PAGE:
How do you define what a “child” is? By the way someone acts? By their age?
What is a childhood? A certain percentage of the life expectancy?

Last Saturday, a few friends and I went to a screening of the documentary “The Dark Side of Chocolate” in Cambridge. The film told the story of a journalist trying to find out the truth behind the child labor and slavery in The Ivory Coast, the area of Africa where most of the world’s cocoa is grown. There were several groups hosting the event– Not For Sale, The Boston Faith and Justice Network, and Equal Exchange.

After the film, there was a period of questions and discussion (which, by the looks of it, the moderator was not expecting to be as serious as it was). The sort of  “solution” that they offered to the problem was for people to buy products that are fairly traded. The idea is for us to exercise our power as consumers and demand the corporations to change their policies. The root problem was determined to be poverty.

When the Equal Exchange representative discussed their policies and guidelines for the farmers that they work with, there were nods of approval and maybe even a feeling of hope and relief that spread throughout the room. Their requirements– simplified to the extreme– is that they don’t work with any farmers who use children under the age of 16 (in accordance with the UN Child Labor Policy). This seems incomplete.

Yes, it’s great that people under the age of 16 aren’t going to be working in fields all day, but they aren’t provided with any sort of alternative. If they don’t take a risk and go to work on the fields, they sit a home, knowing for a fact that they (and their family) will starve to death. The fact that the number 16 is the cut-off mark between child and adult is completely arbitrary. If the average life expectancy in the Ivory Coast is 58 years old, asking someone to not work for the first 16 years of it is absolutely bizarre.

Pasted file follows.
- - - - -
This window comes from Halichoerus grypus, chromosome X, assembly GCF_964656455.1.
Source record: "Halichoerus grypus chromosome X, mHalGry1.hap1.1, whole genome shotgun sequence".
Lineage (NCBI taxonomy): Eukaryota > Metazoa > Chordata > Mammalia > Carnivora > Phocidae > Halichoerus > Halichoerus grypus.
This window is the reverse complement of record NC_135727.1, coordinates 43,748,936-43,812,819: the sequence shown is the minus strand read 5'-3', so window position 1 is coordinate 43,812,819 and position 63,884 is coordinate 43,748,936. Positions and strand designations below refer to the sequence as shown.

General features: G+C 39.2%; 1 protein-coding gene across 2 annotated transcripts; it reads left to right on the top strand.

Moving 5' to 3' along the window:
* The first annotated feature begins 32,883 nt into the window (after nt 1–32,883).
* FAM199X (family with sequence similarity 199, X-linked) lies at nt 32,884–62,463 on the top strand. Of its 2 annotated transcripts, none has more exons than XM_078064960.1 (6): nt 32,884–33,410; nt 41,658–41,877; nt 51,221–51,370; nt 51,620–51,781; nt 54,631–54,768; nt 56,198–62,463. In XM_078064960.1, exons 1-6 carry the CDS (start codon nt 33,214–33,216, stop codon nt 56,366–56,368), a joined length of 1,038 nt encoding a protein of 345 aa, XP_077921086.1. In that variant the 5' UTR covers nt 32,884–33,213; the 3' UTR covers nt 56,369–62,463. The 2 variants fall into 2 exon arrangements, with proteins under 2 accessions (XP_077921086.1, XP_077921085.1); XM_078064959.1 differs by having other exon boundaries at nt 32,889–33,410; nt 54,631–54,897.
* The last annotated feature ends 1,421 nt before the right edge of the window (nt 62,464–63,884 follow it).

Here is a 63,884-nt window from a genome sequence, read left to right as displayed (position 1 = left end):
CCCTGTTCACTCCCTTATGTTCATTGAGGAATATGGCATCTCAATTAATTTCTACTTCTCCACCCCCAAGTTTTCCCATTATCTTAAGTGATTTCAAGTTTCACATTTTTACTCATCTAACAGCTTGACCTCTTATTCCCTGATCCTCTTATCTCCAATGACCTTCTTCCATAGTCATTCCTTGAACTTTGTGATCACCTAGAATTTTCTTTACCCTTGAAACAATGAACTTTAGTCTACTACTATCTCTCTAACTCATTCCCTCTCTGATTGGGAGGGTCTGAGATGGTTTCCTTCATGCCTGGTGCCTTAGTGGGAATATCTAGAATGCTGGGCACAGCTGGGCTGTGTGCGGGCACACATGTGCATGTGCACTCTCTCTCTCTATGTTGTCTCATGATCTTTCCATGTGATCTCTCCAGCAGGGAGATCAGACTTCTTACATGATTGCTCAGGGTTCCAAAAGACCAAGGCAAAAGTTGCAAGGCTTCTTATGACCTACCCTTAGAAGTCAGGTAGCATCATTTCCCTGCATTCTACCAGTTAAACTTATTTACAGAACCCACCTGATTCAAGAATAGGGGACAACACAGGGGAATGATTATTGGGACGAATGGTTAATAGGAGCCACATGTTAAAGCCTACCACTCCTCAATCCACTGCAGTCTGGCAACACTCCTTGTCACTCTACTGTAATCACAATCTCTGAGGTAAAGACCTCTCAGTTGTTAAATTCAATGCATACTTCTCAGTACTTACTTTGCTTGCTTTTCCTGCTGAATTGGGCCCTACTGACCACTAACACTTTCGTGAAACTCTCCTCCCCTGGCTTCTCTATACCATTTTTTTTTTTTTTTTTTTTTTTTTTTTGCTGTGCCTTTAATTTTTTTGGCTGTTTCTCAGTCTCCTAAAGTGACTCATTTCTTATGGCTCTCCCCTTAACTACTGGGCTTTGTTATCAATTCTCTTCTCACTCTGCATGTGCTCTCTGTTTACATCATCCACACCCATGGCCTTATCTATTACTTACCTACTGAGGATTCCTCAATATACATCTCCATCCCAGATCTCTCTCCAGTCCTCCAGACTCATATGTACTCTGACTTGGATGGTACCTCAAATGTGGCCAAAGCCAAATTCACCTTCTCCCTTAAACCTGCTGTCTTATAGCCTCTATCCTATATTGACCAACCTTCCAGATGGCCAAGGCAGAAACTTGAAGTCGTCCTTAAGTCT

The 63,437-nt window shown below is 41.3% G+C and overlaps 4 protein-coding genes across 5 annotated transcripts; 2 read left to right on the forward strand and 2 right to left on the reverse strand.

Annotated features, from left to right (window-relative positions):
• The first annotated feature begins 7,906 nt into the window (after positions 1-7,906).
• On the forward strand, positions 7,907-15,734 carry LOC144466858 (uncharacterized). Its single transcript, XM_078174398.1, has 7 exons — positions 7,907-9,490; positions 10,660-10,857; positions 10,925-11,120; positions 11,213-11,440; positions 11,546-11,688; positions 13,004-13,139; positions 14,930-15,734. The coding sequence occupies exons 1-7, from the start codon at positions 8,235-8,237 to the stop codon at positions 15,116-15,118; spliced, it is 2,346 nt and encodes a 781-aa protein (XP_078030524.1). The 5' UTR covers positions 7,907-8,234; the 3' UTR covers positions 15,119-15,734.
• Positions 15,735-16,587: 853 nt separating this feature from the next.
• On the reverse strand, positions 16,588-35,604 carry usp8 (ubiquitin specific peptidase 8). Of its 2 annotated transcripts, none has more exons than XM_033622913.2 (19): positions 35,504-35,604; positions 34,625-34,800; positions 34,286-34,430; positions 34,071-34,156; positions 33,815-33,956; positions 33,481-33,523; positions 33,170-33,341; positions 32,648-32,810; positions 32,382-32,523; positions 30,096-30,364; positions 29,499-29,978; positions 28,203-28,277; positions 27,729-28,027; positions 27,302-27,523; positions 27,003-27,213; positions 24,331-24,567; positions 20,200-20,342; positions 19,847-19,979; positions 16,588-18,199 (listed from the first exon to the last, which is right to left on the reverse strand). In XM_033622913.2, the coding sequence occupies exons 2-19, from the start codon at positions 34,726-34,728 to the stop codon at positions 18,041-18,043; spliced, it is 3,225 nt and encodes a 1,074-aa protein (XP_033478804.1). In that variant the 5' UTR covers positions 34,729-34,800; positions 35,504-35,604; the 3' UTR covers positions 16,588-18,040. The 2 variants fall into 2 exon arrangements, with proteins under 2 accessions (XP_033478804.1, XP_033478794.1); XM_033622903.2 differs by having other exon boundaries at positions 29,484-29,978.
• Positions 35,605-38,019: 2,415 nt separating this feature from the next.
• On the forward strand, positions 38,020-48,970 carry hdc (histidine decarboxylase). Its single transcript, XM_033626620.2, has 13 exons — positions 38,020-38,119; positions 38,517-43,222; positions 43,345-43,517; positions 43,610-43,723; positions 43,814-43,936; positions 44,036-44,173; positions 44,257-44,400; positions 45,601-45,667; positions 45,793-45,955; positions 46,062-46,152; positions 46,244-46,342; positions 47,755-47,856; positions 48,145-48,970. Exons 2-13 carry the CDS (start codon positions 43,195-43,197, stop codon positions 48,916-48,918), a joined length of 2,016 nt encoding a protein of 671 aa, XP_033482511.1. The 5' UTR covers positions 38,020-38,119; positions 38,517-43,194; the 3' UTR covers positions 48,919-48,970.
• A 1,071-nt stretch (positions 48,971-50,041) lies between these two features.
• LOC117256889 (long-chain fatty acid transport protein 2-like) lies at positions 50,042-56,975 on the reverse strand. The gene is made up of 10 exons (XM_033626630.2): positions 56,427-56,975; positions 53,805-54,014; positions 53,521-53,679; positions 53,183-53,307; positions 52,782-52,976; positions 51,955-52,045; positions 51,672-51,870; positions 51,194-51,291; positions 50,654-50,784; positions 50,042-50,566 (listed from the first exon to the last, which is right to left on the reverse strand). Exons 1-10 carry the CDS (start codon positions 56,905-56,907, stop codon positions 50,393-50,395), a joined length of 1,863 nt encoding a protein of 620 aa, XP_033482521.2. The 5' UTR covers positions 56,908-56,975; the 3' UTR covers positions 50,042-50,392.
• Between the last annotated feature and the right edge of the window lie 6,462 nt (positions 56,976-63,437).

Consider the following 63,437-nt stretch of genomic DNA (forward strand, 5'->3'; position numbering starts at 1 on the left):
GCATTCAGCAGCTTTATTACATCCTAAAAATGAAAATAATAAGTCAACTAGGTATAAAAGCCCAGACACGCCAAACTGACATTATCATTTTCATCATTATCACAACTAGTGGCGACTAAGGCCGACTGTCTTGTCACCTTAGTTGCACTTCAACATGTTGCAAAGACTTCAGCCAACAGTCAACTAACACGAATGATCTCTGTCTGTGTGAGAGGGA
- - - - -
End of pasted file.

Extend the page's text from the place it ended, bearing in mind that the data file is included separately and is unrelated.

It isn’t enough to just say anyone under the age of 16 cannot work on a farm– from their perspective, that isn’t them being saved from the dreadful farm, but it’s them being kicked out of a money-making (family-feeding) opportunity by a bunch of westerners.

What should be the alternative? Well, what I immediately want to say is education– but that doesn’t help either. Within the cultural context, education is a waste of time. It doesn’t ensure them a high-paying job in the future, and it definitely doesn’t solve the immediate problems of poverty. It would be better to figure out regulations for child labor within the context of the situation. If “childhood” and “child labor” could be redefined and translated into policies appropriate to the social context of The Ivory Coast, it would (ideally, of course) 1. Create a more safe and legitimate way for young people to generate income for their families, and so, 2. Stop them from turning to the risky opportunities presented by traffickers.

At Love146, they recognize the fact that the girls, however harmful their “work” do provide necessary income for their families. When the girls are moved into the Round Home, they have a system in which girls can earn money by doing various chores around the house; money that can then be sent home to their families. Also during their stay at the Round Home, the girls are taught skills that can help them generate money after they are reintegrated.

Clearly, I’m not an expert on the issue and can’t offer a holistic solution, but this blog is really more about just putting into words my thoughts as I find out more and more about trafficking and the problem is unraveled in my brain. Maybe I’ll look back on this someday and laugh at how naive it is, maybe not.


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